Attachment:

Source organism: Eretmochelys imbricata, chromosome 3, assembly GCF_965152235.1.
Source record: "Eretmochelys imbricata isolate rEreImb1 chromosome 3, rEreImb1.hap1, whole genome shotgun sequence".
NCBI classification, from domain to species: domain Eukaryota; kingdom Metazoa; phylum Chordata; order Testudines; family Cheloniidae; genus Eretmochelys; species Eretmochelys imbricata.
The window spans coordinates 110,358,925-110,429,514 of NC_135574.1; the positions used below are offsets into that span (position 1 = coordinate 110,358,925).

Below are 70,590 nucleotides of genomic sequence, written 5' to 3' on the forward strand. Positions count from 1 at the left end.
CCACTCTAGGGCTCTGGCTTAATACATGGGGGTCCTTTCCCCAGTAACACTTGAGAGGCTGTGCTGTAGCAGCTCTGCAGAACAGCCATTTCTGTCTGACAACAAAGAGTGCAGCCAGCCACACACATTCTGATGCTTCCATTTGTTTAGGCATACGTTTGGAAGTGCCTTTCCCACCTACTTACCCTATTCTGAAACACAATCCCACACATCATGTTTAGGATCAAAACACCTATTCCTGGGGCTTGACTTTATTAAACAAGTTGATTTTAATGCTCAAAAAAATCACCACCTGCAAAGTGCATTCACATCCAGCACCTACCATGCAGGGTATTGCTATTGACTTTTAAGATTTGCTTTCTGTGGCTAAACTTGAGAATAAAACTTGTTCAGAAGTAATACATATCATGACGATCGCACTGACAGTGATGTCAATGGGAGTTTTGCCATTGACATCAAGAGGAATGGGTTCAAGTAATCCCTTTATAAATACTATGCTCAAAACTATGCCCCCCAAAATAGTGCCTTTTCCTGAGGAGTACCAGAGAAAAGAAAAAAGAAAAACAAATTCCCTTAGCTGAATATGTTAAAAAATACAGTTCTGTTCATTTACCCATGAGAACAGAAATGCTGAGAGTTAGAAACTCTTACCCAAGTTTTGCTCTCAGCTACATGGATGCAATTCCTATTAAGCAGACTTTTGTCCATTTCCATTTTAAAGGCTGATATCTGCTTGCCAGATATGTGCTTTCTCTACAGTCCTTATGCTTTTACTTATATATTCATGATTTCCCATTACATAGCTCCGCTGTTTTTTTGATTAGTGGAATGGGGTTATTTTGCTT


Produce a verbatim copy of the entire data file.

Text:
Source organism: Eretmochelys imbricata, chromosome 3, assembly GCF_965152235.1.
Source record: "Eretmochelys imbricata isolate rEreImb1 chromosome 3, rEreImb1.hap1, whole genome shotgun sequence".
NCBI classification, from domain to species: domain Eukaryota; kingdom Metazoa; phylum Chordata; order Testudines; family Cheloniidae; genus Eretmochelys; species Eretmochelys imbricata.
The window spans coordinates 110,358,925-110,429,514 of NC_135574.1; the positions used below are offsets into that span (position 1 = coordinate 110,358,925).

Below are 70,590 nucleotides of genomic sequence, written 5' to 3' on the forward strand. Positions count from 1 at the left end.
CCACTCTAGGGCTCTGGCTTAATACATGGGGGTCCTTTCCCCAGTAACACTTGAGAGGCTGTGCTGTAGCAGCTCTGCAGAACAGCCATTTCTGTCTGACAACAAAGAGTGCAGCCAGCCACACACATTCTGATGCTTCCATTTGTTTAGGCATACGTTTGGAAGTGCCTTTCCCACCTACTTACCCTATTCTGAAACACAATCCCACACATCATGTTTAGGATCAAAACACCTATTCCTGGGGCTTGACTTTATTAAACAAGTTGATTTTAATGCTCAAAAAAATCACCACCTGCAAAGTGCATTCACATCCAGCACCTACCATGCAGGGTATTGCTATTGACTTTTAAGATTTGCTTTCTGTGGCTAAACTTGAGAATAAAACTTGTTCAGAAGTAATACATATCATGACGATCGCACTGACAGTGATGTCAATGGGAGTTTTGCCATTGACATCAAGAGGAATGGGTTCAAGTAATCCCTTTATAAATACTATGCTCAAAACTATGCCCCCCAAAATAGTGCCTTTTCCTGAGGAGTACCAGAGAAAAGAAAAAAGAAAAACAAATTCCCTTAGCTGAATATGTTAAAAAATACAGTTCTGTTCATTTACCCATGAGAACAGAAATGCTGAGAGTTAGAAACTCTTACCCAAGTTTTGCTCTCAGCTACATGGATGCAATTCCTATTAAGCAGACTTTTGTCCATTTCCATTTTAAAGGCTGATATCTGCTTGCCAGATATGTGCTTTCTCTACAGTCCTTATGCTTTTACTTATATATTCATGATTTCCCATTACATAGCTCCGCTGTTTTTTTGATTAGTGGAATGGGGTTATTTTGCTT